April 2, 1930.
I'm so blue because you didn't feel well this
evening, I pray that when this reaches you, you
will be restored to good health again.
Instead of going to the touring agency, I called
up that office, they promised to mail to me immediately
a prospectus on tourist prices on various steamers, the
dates and departures and returns.1
Beloved: My mind isn't at rest just because
of your indifference to my most ardent courtships, I
know that your so called acting of last night was
true to an extent.
It tortures my mind to live in doubt, Would you
have said those things if you really loved me?
You told me Sweetheart that I'm getting what I
want, its true, but my my life will be miserable
knowing that you [are] unhappy.
Can't one whose love is holy and pure ask from
the only girls to reciprocate?
Especially when she is ready to trip to the altar
I feel Sweetheart that the realization is dawning
upon you and that eventually to will find that
that you're loving me a great deal more than you
think you do, and when the realization comes
you will keep faith with me and be content
with my life companionship and all that I'll
be able to offer you.3
Don't expect of me a sudden revolutionary
transformation, I will endeavor to raise my
standards step by step.
I've already learned (thanks to your urge)
the value of a $ and I'm clinging on to it
as soon as it comes my direction.
After all in this worst industrial crisis
in years when most everyone is affected, I can
I can manage to save, and believe me I'll
take care of it.4
It is very late now, and I have to rest a little
for tomorrows grind.
I will call you at 1:05, and please don't refuse
when I ask to meet you at 6:15 on 42nd St.
God Bless You Darling Sweetheart
and countless kisses from your
1 - Papa and my grandmother must have been planning a trip to celebrate their engagement (they wouldn’t be married until a year after Papa wrote this letter, so I don’t think he was looking into their honeymoon arrangements already). With steamship travel as common as it was, they could have had in mind anything from a short jaunt up the coast to a longer ocean voyage, but in any event I’ll try to track down what the “tourist prices” would have been like in those days.
Update: In response to an e-mail inquiry, Michael at the shipping history site wardline.com tells me:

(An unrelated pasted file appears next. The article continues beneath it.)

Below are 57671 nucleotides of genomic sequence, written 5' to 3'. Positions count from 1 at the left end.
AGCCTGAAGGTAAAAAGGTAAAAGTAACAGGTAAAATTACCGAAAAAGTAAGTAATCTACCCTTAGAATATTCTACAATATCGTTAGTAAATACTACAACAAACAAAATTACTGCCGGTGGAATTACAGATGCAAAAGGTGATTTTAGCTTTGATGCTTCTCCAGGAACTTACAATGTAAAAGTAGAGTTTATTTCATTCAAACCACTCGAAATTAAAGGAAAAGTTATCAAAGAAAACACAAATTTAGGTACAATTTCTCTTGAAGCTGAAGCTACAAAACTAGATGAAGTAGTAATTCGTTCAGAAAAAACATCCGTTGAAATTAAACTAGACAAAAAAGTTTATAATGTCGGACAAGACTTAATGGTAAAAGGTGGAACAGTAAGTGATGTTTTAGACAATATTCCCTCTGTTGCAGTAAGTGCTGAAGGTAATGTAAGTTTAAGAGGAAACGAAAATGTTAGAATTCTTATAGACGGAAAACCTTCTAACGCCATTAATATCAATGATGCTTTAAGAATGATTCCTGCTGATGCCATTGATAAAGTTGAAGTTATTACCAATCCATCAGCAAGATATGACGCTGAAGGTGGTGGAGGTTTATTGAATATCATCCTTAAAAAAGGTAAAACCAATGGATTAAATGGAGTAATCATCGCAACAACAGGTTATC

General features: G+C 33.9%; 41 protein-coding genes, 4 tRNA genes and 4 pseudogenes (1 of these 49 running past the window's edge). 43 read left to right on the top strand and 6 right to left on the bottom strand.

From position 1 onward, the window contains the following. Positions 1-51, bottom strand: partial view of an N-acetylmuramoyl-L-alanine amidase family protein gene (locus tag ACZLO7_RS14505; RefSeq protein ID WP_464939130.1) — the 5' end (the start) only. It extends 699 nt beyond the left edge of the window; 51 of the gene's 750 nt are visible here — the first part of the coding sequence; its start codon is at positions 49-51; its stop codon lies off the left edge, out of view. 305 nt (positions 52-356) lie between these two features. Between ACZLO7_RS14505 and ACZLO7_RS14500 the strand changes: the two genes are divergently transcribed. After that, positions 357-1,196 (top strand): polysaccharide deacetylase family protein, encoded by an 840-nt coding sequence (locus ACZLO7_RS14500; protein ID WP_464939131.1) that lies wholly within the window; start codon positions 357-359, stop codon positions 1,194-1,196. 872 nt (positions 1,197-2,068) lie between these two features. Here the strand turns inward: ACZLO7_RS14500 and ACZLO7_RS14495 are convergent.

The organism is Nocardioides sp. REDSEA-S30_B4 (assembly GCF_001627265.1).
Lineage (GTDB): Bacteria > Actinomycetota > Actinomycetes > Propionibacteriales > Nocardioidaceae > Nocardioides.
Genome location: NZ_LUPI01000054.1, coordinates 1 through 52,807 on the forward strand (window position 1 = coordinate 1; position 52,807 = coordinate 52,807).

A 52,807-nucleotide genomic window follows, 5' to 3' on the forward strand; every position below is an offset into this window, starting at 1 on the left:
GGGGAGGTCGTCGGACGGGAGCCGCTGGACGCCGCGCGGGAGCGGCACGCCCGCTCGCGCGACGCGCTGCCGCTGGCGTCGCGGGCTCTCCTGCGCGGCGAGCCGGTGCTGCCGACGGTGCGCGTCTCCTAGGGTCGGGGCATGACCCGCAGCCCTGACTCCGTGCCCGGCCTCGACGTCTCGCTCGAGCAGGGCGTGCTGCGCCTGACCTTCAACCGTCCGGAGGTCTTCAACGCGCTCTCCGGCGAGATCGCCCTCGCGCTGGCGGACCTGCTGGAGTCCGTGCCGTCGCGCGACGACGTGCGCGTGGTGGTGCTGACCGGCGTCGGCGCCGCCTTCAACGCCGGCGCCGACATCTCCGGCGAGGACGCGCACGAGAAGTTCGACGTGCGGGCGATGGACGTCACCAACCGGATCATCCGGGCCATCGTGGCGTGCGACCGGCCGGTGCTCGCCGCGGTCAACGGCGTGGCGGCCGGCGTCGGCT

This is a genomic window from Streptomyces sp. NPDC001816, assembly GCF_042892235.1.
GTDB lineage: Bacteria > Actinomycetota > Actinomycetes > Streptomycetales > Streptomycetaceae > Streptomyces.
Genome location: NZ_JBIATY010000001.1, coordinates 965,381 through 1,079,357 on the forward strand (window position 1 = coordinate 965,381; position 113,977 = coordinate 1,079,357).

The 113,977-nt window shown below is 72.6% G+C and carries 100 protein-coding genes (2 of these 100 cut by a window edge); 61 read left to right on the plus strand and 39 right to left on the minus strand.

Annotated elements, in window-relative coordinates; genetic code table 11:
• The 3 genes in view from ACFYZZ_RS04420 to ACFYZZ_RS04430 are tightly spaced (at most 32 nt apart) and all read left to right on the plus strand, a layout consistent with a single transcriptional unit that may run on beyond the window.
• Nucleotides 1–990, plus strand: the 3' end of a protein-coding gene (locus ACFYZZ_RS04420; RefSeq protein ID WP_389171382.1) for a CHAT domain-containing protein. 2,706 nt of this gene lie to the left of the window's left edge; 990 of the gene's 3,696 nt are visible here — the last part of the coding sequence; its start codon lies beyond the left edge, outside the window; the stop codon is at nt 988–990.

Michael also pointed me to the travel history site, Maritime Timetable Images, where we can find the following images of Cunard line brochures from 1929 and 1930:
I have also looked though my files and come across timetables for NY-area steamship lines like the Merchants and Miners Line and Eastern S.S. Co. which had ships on shorter, tourist-oriented routes... rates range from $1.75 to $3.00 per berth (not room--generally 2 berths to a room) for short votages to up to $37.50 for one of the better private rooms on slightly longer voyages.
We don't know what kind of trip Papa was planning, but I'd wager that, due to the Cunard line's popularity, he received at least one of the brochures pictured above.
2 - Oh, dear. If I’m reading this letter right, it looks like my grandmother must have said some really nasty things to Papa the previous evening: she wasn’t happy about marrying him; it shouldn’t matter to him because he was getting what he wanted; he was an unworthy candidate for her affections. It also seems like she tried to take a little of it back and tell him she only said those things because she wasn’t feeling well, but Papa clearly knew better.
3 - I’ve speculated quite a bit about why Papa pursued my grandmother so persistently in the face of her years-long efforts to dissuade him. I suppose the same theories apply to the question of how, now that her decision to marry him had apparently inspired her to treat him more harshly, he could remain so doggedly hopeful about their potential happiness. (In later years, those who knew them would but marvel at both the sharpness of my grandmother’s tongue and the contrasting evenhandedness of Papa’s attitude.)
4 - Throughout his diary and letters, Papa has shown himself to be both romantic and pragmatic, an idealistic dreamer who does not practice wishful thinking, a believer in God who would never count on divine intervention. From the moment he called himself a “nonbeliever in resolutions” in the New Year’s Eve entry of his 1924 diary, he has outwardly eschewed unrealistic concepts like “sudden revolutionary transformation”, though he would, in his darkest moments, believe in luck long enough to question his own. (Interestingly, the one resolution he did make in 1924, “to spend less and save more,” did not come to fruition that year but, according to this letter, finally did by 1930 despite the unfolding Depression.)
This belief in “step by step” progress shows itself in Papa’s approach to the most important pursuits in his life: the Zionist cause, for which he worked as a grassroots activist and to which he made countless small contributions over the course of decades, knowing he might never see it fulfilled; the garment industry labor movement, a perfectly literal demonstration of the way a class of people, seemingly powerless on their own, could, bit by bit, join together to wield great influence and improve their lot; and of course his courtship of my grandmother, a six-year affair that may never have led to an ageless romance but did lead to marriage, a child, and something like the life Papa dreamed of as a young man.